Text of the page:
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The best UML “Use Case” definition I know

Every time I read an article or book about UML “Use Cases” I cringe a little bit. Every author says something like “Jacobson left the definition of a Use Case too open,” and then they try to work through some elaborate scheme of what a Use Case means to them. IMHO, the best use case definition was created in the early 1980s, long before Jacobson mentioned the term.

How I make very early software cost estimates (Part 1)

Summary: I use Function Point Analysis (FPA) and Yesterday’s Weather to make “back of the envelope” software cost estimates when discussing potential new software projects with decision makers.

The problem

Many times when a software project is in its earlier stages (the conceptualization phase), the people that control the money at an organization (the CEO, CFO, CIO, etc.) want the best estimate they can get regarding the time and cost of a software development project. This is often very early in the project lifecycle, typically shortly after someone said, “Hmm, that sounds like a very interesting idea” and well before the first check is cut. In short, they want the best back of the envelope, ballpark cost estimate you can give them.

The solution

I used to dread these discussions, because I hated estimating the time and cost of software projects. I wasn’t any good at it, and the developers I worked with weren’t any good at it either. But once I learned two things:

Dear Business Analyst: If you can’t count the Function Points, you’re about to enter a world of hurt alvin August 10, 2009 - 6:20pm

One of the great things about Function Point Analysis (FPA) is that it can be a terrific validator of the work you’re doing as a business analyst. For example, here’s one of the guidelines I came up with after I learned about FPA:

If you can’t count the Function Points when you’re about to start developing a software project, you’re about to enter a world of hurt.

How to find a good Function Point Analysis consultant

As I've written several articles lately about Function Point Analysis (FPA), it occurred to me that, just as any other service, there's a big difference between being a Certified Function Point Specialist (CFPS), and a really valuable CFPS.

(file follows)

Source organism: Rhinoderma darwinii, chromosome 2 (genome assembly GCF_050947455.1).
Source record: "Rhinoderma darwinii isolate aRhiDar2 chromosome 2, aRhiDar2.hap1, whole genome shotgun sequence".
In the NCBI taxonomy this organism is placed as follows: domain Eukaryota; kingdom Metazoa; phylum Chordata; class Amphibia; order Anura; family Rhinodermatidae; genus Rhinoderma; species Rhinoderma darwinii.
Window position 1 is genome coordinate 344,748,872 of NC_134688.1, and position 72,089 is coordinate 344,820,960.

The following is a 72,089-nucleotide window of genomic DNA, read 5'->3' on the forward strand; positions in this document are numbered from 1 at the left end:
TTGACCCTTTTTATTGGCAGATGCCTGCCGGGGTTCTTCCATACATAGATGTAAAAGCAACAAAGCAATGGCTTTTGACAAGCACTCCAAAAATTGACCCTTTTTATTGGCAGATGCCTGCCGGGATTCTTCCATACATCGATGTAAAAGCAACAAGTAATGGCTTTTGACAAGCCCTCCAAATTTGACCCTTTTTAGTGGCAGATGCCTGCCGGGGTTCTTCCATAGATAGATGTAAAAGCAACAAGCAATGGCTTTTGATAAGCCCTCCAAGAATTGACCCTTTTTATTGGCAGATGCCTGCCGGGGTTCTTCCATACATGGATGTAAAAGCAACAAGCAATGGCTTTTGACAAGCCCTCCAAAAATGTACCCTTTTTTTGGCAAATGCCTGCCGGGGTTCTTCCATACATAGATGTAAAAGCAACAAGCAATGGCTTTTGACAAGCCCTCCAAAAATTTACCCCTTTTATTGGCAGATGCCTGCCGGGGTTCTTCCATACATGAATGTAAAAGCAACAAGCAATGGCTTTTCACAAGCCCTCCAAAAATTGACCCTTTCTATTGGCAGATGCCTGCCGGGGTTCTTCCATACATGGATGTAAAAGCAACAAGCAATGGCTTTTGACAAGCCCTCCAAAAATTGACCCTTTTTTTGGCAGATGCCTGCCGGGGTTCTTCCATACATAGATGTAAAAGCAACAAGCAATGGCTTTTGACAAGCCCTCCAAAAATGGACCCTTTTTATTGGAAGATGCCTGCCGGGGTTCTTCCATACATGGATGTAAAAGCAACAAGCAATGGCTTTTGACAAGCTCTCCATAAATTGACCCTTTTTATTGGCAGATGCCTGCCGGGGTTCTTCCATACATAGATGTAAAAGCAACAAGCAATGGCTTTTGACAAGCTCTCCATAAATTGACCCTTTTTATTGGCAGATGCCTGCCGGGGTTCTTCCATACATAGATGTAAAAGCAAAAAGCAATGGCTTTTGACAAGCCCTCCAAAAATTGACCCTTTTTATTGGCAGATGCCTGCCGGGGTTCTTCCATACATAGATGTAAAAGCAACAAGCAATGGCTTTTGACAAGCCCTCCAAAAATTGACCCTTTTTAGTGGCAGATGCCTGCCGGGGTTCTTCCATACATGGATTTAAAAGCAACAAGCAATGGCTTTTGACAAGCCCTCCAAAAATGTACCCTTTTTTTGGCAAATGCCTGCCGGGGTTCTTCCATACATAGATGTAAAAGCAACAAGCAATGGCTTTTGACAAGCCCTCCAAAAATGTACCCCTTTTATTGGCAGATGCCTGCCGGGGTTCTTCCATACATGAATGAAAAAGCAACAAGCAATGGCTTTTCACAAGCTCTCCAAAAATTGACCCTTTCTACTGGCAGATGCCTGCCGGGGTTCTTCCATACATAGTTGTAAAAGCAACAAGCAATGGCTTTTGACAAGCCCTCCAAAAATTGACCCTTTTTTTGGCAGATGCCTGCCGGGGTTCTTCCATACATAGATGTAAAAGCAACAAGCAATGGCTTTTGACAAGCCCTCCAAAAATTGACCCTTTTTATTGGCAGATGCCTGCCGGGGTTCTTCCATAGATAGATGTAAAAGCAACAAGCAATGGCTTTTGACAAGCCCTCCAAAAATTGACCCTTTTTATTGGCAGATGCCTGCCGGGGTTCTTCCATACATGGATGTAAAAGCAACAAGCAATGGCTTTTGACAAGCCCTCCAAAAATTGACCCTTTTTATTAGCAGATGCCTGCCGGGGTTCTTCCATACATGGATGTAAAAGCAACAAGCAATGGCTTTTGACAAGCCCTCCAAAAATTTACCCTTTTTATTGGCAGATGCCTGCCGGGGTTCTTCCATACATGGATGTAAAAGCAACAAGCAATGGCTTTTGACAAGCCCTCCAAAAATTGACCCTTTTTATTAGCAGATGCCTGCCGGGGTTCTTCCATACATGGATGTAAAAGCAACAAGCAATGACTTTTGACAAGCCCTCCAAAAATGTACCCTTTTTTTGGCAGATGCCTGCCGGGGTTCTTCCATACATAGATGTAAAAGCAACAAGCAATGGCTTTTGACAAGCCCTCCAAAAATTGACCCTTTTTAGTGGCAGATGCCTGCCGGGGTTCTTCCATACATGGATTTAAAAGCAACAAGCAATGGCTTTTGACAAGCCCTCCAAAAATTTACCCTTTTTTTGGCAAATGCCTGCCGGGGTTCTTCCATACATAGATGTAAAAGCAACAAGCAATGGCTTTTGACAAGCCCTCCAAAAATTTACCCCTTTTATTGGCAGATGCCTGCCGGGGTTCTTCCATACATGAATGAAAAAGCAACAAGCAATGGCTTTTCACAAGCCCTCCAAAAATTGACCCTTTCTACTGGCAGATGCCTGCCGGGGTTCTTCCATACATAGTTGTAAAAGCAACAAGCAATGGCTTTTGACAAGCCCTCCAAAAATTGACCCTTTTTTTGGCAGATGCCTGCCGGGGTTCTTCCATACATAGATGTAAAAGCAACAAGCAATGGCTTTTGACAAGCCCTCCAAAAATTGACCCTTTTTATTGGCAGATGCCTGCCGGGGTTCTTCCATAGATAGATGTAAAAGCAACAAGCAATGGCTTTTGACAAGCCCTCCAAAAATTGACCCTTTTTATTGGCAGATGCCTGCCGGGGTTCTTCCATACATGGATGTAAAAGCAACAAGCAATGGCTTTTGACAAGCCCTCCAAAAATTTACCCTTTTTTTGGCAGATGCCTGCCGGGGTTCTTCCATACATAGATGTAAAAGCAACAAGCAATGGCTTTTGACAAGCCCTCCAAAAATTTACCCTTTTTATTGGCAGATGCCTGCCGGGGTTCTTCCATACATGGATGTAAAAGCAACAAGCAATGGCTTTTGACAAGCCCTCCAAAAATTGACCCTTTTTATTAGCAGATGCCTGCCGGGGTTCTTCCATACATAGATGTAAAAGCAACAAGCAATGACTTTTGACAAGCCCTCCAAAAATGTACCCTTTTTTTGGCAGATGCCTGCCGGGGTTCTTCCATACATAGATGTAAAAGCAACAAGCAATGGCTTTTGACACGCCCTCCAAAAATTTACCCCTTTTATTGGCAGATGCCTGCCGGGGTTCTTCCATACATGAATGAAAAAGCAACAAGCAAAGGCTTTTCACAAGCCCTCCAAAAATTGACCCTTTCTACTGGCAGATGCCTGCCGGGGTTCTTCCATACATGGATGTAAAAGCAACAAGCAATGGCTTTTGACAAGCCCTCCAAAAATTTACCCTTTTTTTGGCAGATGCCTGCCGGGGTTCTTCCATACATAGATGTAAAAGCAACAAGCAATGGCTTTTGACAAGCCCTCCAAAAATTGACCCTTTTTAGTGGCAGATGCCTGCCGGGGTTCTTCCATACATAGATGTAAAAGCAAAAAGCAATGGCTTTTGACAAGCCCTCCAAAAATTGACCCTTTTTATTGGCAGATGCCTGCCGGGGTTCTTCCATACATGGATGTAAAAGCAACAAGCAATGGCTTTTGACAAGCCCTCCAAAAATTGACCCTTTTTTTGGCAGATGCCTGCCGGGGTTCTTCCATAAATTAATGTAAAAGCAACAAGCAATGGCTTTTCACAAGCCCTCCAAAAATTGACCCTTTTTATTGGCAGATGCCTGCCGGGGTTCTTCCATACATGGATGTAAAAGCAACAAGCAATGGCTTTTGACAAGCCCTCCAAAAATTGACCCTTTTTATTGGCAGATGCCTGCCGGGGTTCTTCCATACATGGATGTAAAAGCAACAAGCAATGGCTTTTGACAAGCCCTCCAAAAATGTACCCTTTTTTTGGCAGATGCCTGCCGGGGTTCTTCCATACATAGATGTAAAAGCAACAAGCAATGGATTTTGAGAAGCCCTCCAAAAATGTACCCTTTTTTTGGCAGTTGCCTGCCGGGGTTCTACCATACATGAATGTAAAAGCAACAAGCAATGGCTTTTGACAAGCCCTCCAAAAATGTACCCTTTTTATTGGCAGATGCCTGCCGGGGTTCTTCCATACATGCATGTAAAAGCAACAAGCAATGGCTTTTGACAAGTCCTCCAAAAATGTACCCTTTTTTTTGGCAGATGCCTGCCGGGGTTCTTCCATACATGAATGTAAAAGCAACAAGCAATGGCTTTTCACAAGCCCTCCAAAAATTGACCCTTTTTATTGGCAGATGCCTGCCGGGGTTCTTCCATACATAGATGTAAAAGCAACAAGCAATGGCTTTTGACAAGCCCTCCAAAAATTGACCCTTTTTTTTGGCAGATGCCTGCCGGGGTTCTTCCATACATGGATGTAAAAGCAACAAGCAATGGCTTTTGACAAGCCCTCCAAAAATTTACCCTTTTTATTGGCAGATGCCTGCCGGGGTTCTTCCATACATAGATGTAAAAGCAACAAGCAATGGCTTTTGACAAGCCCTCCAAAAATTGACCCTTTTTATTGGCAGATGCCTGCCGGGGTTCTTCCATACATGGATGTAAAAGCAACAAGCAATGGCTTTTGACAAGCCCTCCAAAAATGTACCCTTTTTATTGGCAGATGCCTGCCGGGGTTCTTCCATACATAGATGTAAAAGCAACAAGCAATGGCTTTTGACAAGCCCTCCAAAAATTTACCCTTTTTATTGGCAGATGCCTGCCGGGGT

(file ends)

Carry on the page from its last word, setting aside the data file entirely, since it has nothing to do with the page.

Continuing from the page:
So, if you're interested in hiring a CFPS, or renting a CFPS consultant, I'd like to share a few thoughts here about what I think makes a good CFPS.

A good Function Point specialist

I don't sell my services as a CFPS any more, but when you're looking for a good CFPS, I think a good CFPS is like a good accountant:

Function Point Analysis resources (FPA)

Just cleaning up around here lately, it looks like I never really linked up to some of the cost estimating and Function Point Analysis (FPA) tutorials and slide shows I've created. So without any fruther ado, here are some links to my free FPA tutorials and presentations:

Function Point Analysis presentations online

I've had some Function Point Analysis documents available here before, and recently finished converting those presentations into a better form for the internet. To that end I've gathered all these in a new Function Point Analysis Education Center, which contains those free documents and presentations.

These educational documents cover FPA, cost estimating, and even cost estimating for Agile software development projects.

Tue, July 6, 2004 (Speaking at BorCon 2004)

Over the weekend I saw that I'm on Borland's speaking schedule for their annual conference, BorCon 2004. I guess I better get to work on my presentations. :) Actually, I'm ready to go. I'm set to give one talk on Java Performance Tuning and another on Function Point technology. Giddyup.

I haven't frequented it before, but the Java & Internet Glossary at mindprod looks pretty good.